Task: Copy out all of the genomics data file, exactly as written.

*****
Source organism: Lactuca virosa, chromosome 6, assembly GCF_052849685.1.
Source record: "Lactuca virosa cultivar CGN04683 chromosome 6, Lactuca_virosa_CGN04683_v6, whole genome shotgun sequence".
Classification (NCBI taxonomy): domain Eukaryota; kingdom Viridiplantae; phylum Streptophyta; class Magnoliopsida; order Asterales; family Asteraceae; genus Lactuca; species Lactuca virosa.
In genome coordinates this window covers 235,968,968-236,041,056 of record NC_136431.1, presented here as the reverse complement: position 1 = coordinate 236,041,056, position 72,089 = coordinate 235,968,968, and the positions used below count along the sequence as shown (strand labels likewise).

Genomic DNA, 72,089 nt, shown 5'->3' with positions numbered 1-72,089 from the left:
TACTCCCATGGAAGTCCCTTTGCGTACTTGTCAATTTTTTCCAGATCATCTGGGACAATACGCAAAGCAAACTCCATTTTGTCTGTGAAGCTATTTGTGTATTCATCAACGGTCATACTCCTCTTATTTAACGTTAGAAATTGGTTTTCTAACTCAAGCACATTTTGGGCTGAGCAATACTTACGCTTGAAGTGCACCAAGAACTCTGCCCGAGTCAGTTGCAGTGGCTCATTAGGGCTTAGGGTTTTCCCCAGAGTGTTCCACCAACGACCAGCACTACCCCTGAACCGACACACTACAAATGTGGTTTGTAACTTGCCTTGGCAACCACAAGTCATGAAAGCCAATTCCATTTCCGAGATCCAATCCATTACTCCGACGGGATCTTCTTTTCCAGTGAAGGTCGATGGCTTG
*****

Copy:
Source organism: Lactuca virosa, chromosome 6, assembly GCF_052849685.1.
Source record: "Lactuca virosa cultivar CGN04683 chromosome 6, Lactuca_virosa_CGN04683_v6, whole genome shotgun sequence".
Classification (NCBI taxonomy): domain Eukaryota; kingdom Viridiplantae; phylum Streptophyta; class Magnoliopsida; order Asterales; family Asteraceae; genus Lactuca; species Lactuca virosa.
In genome coordinates this window covers 235,968,968-236,041,056 of record NC_136431.1, presented here as the reverse complement: position 1 = coordinate 236,041,056, position 72,089 = coordinate 235,968,968, and the positions used below count along the sequence as shown (strand labels likewise).

Genomic DNA, 72,089 nt, shown 5'->3' with positions numbered 1-72,089 from the left:
TACTCCCATGGAAGTCCCTTTGCGTACTTGTCAATTTTTTCCAGATCATCTGGGACAATACGCAAAGCAAACTCCATTTTGTCTGTGAAGCTATTTGTGTATTCATCAACGGTCATACTCCTCTTATTTAACGTTAGAAATTGGTTTTCTAACTCAAGCACATTTTGGGCTGAGCAATACTTACGCTTGAAGTGCACCAAGAACTCTGCCCGAGTCAGTTGCAGTGGCTCATTAGGGCTTAGGGTTTTCCCCAGAGTGTTCCACCAACGACCAGCACTACCCCTGAACCGACACACTACAAATGTGGTTTGTAACTTGCCTTGGCAACCACAAGTCATGAAAGCCAATTCCATTTCCGAGATCCAATCCATTACTCCGACGGGATCTTCTTTTCCAGTGAAGGTCGATGGCTTG